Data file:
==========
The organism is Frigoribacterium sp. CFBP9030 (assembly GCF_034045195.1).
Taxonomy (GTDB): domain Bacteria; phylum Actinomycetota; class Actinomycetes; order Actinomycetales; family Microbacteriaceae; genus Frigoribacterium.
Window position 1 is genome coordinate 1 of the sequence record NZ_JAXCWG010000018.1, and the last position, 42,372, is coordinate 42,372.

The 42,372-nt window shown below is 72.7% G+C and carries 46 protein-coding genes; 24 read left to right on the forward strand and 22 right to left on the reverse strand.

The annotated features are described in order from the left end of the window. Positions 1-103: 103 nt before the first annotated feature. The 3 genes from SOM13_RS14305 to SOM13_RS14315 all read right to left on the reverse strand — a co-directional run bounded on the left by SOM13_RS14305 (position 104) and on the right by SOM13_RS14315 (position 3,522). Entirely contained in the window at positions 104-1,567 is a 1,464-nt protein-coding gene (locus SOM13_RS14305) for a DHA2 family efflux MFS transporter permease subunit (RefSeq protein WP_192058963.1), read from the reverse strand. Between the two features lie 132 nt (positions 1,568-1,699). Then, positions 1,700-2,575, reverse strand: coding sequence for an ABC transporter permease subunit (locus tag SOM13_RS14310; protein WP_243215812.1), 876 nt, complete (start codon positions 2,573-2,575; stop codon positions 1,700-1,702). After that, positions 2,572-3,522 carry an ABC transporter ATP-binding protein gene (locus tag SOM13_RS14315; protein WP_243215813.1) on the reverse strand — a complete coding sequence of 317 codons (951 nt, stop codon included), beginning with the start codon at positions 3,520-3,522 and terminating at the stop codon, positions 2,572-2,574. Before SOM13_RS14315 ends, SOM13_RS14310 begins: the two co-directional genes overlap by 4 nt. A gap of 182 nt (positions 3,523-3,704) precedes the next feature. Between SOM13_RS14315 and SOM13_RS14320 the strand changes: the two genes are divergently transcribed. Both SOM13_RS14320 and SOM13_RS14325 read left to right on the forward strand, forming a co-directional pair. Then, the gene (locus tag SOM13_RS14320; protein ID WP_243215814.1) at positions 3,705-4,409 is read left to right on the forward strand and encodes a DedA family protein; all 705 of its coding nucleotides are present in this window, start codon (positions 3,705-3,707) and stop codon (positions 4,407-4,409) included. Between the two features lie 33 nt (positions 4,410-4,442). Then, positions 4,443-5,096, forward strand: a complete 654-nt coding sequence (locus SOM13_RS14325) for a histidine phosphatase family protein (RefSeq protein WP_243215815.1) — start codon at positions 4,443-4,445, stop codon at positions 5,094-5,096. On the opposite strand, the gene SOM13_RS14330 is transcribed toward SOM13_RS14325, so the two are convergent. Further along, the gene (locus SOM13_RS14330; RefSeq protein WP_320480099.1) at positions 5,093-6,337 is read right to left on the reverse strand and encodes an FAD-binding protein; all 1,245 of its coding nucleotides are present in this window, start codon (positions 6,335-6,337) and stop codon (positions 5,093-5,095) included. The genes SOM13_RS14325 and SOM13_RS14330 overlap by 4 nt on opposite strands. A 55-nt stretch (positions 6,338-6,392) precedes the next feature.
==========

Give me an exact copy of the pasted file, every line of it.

The organism is Frigoribacterium sp. CFBP9030 (assembly GCF_034045195.1).
Taxonomy (GTDB): domain Bacteria; phylum Actinomycetota; class Actinomycetes; order Actinomycetales; family Microbacteriaceae; genus Frigoribacterium.
Window position 1 is genome coordinate 1 of the sequence record NZ_JAXCWG010000018.1, and the last position, 42,372, is coordinate 42,372.

The 42,372-nt window shown below is 72.7% G+C and carries 46 protein-coding genes; 24 read left to right on the forward strand and 22 right to left on the reverse strand.

The annotated features are described in order from the left end of the window. Positions 1-103: 103 nt before the first annotated feature. The 3 genes from SOM13_RS14305 to SOM13_RS14315 all read right to left on the reverse strand — a co-directional run bounded on the left by SOM13_RS14305 (position 104) and on the right by SOM13_RS14315 (position 3,522). Entirely contained in the window at positions 104-1,567 is a 1,464-nt protein-coding gene (locus SOM13_RS14305) for a DHA2 family efflux MFS transporter permease subunit (RefSeq protein WP_192058963.1), read from the reverse strand. Between the two features lie 132 nt (positions 1,568-1,699). Then, positions 1,700-2,575, reverse strand: coding sequence for an ABC transporter permease subunit (locus tag SOM13_RS14310; protein WP_243215812.1), 876 nt, complete (start codon positions 2,573-2,575; stop codon positions 1,700-1,702). After that, positions 2,572-3,522 carry an ABC transporter ATP-binding protein gene (locus tag SOM13_RS14315; protein WP_243215813.1) on the reverse strand — a complete coding sequence of 317 codons (951 nt, stop codon included), beginning with the start codon at positions 3,520-3,522 and terminating at the stop codon, positions 2,572-2,574. Before SOM13_RS14315 ends, SOM13_RS14310 begins: the two co-directional genes overlap by 4 nt. A gap of 182 nt (positions 3,523-3,704) precedes the next feature. Between SOM13_RS14315 and SOM13_RS14320 the strand changes: the two genes are divergently transcribed. Both SOM13_RS14320 and SOM13_RS14325 read left to right on the forward strand, forming a co-directional pair. Then, the gene (locus tag SOM13_RS14320; protein ID WP_243215814.1) at positions 3,705-4,409 is read left to right on the forward strand and encodes a DedA family protein; all 705 of its coding nucleotides are present in this window, start codon (positions 3,705-3,707) and stop codon (positions 4,407-4,409) included. Between the two features lie 33 nt (positions 4,410-4,442). Then, positions 4,443-5,096, forward strand: a complete 654-nt coding sequence (locus SOM13_RS14325) for a histidine phosphatase family protein (RefSeq protein WP_243215815.1) — start codon at positions 4,443-4,445, stop codon at positions 5,094-5,096. On the opposite strand, the gene SOM13_RS14330 is transcribed toward SOM13_RS14325, so the two are convergent. Further along, the gene (locus SOM13_RS14330; RefSeq protein WP_320480099.1) at positions 5,093-6,337 is read right to left on the reverse strand and encodes an FAD-binding protein; all 1,245 of its coding nucleotides are present in this window, start codon (positions 6,335-6,337) and stop codon (positions 5,093-5,095) included. The genes SOM13_RS14325 and SOM13_RS14330 overlap by 4 nt on opposite strands. A 55-nt stretch (positions 6,338-6,392) precedes the next feature.